Roger Deakins on the ‘extreme pressure’ of making 1917 look like one take
The war film reunites the cinematographer with Jarhead director Sir Sam Mendes.
Cinematographer Roger Deakins has discussed the challenges of making war film 1917 look like one continuous take and revealed how his work with Sir Sam Mendes on Jarhead informed the production.
The Oscar-winning filmmaker is a frequent collaborator of the director, having worked with him on movies including Skyfall and Revolutionary Road, but said “the anxiety level is a lot higher” on the complex war film.
Deakins has said the longest shot in the film is actually nine minutes long and told the PA news agency: “That is not unheard of, doing it on any film, but the difference is that you’re doing it over and over again.
“Sometimes you might do a nine minute take, that is not unusual, but if something went wrong you would be able to cut away or you say ‘Well I like that bit so maybe we go wide here’, you don’t always say ‘OK we’ve got to go back to number one because eight minutes in it didn’t quite work or somebody tripped or the sun came out or something screwed up’, it’s a little bit different, the anxiety level is a lot higher.”
He added: “With those long takes, when you get towards the end you think ‘Now I’ve got to pan with them as they go round here and it’s really fast and am I going to get that right?’ and the pressure was pretty extreme really.”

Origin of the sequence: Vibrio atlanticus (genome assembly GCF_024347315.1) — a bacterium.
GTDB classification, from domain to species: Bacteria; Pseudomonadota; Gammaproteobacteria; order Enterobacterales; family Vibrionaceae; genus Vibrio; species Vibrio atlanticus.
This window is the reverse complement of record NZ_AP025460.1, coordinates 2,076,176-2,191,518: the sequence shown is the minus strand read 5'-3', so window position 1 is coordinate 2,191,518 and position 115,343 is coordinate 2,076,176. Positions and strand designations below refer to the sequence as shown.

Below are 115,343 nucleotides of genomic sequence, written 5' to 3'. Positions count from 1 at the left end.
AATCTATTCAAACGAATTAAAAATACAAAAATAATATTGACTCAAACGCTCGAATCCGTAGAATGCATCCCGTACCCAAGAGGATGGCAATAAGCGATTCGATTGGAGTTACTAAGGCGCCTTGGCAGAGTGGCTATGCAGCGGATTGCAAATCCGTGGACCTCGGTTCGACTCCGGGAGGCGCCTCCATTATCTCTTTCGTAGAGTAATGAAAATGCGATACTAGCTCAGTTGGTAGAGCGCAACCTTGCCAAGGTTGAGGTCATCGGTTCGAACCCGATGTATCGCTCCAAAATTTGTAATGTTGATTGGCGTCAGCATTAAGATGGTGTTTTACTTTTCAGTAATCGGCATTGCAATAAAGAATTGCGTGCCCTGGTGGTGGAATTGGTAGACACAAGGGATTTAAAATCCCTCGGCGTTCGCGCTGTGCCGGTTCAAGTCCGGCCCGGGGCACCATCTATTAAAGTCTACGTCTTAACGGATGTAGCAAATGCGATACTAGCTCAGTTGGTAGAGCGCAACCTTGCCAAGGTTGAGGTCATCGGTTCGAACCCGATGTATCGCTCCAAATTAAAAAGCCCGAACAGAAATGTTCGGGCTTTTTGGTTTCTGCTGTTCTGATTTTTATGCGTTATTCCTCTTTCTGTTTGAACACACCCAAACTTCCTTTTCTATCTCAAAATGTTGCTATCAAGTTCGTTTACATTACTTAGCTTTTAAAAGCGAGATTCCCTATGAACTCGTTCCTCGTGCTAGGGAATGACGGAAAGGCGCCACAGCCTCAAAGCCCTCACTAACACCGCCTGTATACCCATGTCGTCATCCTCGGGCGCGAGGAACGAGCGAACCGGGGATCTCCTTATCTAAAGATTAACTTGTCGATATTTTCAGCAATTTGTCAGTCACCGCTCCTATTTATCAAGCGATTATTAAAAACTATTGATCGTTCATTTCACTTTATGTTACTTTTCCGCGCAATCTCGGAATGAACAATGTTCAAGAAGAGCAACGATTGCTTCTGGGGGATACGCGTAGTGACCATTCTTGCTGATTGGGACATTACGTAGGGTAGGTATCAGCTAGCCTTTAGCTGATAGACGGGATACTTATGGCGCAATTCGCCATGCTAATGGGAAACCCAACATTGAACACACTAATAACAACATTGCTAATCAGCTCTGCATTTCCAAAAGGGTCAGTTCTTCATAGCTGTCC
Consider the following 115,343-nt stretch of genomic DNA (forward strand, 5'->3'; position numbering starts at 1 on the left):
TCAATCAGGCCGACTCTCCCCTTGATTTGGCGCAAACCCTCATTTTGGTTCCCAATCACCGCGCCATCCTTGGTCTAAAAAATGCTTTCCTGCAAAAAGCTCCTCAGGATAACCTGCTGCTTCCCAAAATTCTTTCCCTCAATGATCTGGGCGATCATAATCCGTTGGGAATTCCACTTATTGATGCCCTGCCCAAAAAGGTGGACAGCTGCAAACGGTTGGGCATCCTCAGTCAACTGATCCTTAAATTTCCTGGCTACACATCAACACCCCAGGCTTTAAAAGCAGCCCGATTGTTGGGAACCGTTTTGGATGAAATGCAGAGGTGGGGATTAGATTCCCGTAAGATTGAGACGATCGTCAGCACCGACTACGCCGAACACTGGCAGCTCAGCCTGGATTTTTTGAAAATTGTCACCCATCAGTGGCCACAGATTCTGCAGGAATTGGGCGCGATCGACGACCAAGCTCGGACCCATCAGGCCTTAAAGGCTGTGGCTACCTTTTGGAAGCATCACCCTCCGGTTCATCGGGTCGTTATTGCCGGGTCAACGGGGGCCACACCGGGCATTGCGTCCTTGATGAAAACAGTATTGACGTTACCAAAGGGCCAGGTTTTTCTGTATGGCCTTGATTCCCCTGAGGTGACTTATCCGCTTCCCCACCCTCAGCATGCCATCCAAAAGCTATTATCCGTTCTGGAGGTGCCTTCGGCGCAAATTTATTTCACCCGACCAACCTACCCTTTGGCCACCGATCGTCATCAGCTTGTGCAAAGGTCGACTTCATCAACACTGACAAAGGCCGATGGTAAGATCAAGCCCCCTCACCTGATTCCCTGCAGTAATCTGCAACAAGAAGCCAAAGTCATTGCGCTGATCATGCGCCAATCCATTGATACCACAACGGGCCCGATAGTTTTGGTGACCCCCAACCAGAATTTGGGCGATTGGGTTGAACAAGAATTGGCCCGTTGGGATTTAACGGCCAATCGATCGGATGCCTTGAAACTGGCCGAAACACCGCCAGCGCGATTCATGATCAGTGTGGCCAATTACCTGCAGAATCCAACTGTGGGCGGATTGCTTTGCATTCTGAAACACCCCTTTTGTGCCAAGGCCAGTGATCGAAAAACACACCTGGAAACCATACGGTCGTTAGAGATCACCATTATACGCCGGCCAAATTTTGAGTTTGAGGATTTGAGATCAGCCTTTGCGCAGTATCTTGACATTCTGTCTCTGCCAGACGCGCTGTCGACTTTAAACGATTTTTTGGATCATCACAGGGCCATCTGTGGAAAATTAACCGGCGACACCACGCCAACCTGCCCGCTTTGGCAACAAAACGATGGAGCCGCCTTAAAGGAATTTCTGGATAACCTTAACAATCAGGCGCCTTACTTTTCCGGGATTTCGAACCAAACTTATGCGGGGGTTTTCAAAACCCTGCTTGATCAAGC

Deakins and Sir Sam first worked together on the 2005 film Jarhead and the cinematographer said: “I thought Jarhead really informed this quite a lot, not only in terms of our working relationship but Jarhead was also a very personal story in terms of how it was trying to portray this one character’s experience, a true story, and so it’s the relationship of the camera to the subject I think was kind of similar.
“On Jarhead I shot everything handheld and in this it’s a different technique and on Jarhead we had cuts and in Jarhead we basically didn’t rehearse, we just shot, we shot the rehearsal handheld and it was like I was shooting a documentary, which was fantastic.
“This was like the antithesis of that, we had to rehearse so much and figure out all the shots, we had to do it so much that it just became second nature so that the actors weren’t actually aware they were working in a technical environment.
“They just had to do what they wanted to do for the character, rather than for the technique. There is a danger with this kind of thing that the technique overwhelms the story and the content.”
1917 is released in UK cinemas on January 10.